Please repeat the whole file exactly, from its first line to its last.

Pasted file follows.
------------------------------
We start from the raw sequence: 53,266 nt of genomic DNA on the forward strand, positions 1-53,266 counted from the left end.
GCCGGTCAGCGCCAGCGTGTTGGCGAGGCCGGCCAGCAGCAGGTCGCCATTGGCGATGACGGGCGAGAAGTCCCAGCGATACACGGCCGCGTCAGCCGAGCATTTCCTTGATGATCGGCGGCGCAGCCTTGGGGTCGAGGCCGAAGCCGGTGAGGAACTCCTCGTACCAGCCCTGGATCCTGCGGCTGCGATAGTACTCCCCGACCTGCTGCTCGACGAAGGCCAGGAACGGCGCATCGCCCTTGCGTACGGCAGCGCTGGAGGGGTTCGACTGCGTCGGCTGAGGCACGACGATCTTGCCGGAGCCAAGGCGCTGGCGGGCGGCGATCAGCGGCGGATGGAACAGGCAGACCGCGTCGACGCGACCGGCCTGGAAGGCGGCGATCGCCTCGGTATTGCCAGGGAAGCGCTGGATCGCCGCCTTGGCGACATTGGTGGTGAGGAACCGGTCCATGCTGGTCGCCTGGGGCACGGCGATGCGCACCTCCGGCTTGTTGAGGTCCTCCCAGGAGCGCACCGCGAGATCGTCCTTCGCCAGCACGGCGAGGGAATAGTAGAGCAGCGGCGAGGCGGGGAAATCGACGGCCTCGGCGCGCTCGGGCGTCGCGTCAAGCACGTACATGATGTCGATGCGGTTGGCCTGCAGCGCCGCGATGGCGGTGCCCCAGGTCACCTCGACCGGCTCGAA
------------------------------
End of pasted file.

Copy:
We start from the raw sequence: 53,266 nt of genomic DNA on the forward strand, positions 1-53,266 counted from the left end.
GCCGGTCAGCGCCAGCGTGTTGGCGAGGCCGGCCAGCAGCAGGTCGCCATTGGCGATGACGGGCGAGAAGTCCCAGCGATACACGGCCGCGTCAGCCGAGCATTTCCTTGATGATCGGCGGCGCAGCCTTGGGGTCGAGGCCGAAGCCGGTGAGGAACTCCTCGTACCAGCCCTGGATCCTGCGGCTGCGATAGTACTCCCCGACCTGCTGCTCGACGAAGGCCAGGAACGGCGCATCGCCCTTGCGTACGGCAGCGCTGGAGGGGTTCGACTGCGTCGGCTGAGGCACGACGATCTTGCCGGAGCCAAGGCGCTGGCGGGCGGCGATCAGCGGCGGATGGAACAGGCAGACCGCGTCGACGCGACCGGCCTGGAAGGCGGCGATCGCCTCGGTATTGCCAGGGAAGCGCTGGATCGCCGCCTTGGCGACATTGGTGGTGAGGAACCGGTCCATGCTGGTCGCCTGGGGCACGGCGATGCGCACCTCCGGCTTGTTGAGGTCCTCCCAGGAGCGCACCGCGAGATCGTCCTTCGCCAGCACGGCGAGGGAATAGTAGAGCAGCGGCGAGGCGGGGAAATCGACGGCCTCGGCGCGCTCGGGCGTCGCGTCAAGCACGTACATGATGTCGATGCGGTTGGCCTGCAGCGCCGCGATGGCGGTGCCCCAGGTCACCTCGACCGGCTCGAA